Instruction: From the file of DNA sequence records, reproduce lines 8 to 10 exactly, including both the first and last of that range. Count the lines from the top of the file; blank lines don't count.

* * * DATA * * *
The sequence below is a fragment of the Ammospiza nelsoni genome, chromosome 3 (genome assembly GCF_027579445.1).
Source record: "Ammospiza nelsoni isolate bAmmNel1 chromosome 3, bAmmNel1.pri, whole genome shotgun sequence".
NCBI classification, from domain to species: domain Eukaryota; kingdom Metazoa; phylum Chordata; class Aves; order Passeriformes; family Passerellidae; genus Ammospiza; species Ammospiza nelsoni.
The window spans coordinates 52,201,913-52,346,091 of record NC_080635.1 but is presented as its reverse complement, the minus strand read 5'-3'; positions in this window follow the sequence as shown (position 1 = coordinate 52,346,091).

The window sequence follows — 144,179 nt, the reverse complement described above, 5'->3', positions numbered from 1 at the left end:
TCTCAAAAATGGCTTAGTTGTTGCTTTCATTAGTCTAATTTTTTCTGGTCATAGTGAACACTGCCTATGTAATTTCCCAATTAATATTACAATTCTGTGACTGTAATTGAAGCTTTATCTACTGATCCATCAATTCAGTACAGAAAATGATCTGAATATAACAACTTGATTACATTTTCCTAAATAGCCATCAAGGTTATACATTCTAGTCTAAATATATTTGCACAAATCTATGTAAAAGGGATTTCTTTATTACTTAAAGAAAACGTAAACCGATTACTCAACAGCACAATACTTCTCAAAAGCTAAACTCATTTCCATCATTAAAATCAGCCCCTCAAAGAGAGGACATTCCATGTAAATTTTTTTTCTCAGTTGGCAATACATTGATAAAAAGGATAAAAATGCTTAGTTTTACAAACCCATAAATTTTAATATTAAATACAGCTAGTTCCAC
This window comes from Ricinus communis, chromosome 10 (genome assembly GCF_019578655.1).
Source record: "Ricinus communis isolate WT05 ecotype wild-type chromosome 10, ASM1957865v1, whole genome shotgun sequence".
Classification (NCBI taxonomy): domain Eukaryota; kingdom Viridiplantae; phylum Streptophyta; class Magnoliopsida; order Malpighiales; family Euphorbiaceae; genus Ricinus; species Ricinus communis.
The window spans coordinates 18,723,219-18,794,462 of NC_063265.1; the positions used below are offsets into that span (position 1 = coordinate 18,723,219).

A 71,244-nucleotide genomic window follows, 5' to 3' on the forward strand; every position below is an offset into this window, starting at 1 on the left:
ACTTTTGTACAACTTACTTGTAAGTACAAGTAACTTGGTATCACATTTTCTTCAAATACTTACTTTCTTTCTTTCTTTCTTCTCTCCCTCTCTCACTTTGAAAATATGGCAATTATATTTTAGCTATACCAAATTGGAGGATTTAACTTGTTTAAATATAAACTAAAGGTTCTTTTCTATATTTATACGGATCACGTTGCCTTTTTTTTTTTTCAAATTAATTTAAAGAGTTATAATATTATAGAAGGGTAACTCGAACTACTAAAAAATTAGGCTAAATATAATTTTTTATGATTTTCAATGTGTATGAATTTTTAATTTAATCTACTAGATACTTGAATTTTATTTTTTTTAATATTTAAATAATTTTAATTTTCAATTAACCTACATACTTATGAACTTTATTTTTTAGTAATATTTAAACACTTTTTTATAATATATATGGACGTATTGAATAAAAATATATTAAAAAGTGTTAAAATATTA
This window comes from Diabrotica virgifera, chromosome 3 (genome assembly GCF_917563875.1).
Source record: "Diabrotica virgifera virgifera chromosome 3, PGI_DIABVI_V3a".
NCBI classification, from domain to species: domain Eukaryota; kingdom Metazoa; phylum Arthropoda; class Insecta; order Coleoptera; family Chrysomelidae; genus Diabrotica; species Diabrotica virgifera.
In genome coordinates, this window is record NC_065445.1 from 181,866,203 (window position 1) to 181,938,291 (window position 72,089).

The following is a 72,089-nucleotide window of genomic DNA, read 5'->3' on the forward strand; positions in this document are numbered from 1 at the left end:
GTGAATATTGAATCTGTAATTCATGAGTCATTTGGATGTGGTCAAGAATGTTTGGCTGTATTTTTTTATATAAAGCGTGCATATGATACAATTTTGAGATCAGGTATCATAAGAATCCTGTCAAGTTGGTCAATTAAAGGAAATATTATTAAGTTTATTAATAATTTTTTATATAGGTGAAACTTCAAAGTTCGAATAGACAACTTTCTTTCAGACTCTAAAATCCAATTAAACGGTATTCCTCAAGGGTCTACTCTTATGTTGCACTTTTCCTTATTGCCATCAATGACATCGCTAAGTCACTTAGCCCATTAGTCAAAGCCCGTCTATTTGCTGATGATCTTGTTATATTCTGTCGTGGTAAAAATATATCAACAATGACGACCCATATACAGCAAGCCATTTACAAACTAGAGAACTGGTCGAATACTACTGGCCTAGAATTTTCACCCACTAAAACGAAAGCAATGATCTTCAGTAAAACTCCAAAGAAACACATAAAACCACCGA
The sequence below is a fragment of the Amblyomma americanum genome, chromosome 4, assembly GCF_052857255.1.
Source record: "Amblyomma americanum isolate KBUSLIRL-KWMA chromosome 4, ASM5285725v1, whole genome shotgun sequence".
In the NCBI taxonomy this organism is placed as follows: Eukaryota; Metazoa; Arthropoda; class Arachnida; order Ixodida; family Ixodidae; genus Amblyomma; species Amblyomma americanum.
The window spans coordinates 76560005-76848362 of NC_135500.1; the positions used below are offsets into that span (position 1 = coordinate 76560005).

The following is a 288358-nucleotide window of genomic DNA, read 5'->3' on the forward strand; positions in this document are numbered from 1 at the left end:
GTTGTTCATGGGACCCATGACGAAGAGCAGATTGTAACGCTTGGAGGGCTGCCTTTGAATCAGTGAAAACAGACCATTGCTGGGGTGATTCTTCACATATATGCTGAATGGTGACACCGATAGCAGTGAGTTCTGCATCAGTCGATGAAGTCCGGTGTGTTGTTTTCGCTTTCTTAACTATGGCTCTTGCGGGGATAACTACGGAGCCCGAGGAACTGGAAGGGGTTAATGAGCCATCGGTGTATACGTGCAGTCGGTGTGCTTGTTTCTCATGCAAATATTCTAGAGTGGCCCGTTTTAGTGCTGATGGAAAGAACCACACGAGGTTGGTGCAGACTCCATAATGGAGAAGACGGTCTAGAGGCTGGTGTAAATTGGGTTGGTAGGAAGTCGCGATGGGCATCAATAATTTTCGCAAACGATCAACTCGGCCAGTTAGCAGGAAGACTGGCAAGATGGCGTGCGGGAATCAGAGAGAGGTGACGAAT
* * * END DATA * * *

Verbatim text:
Source record: "Ricinus communis isolate WT05 ecotype wild-type chromosome 10, ASM1957865v1, whole genome shotgun sequence".
Classification (NCBI taxonomy): domain Eukaryota; kingdom Viridiplantae; phylum Streptophyta; class Magnoliopsida; order Malpighiales; family Euphorbiaceae; genus Ricinus; species Ricinus communis.
The window spans coordinates 18,723,219-18,794,462 of NC_063265.1; the positions used below are offsets into that span (position 1 = coordinate 18,723,219).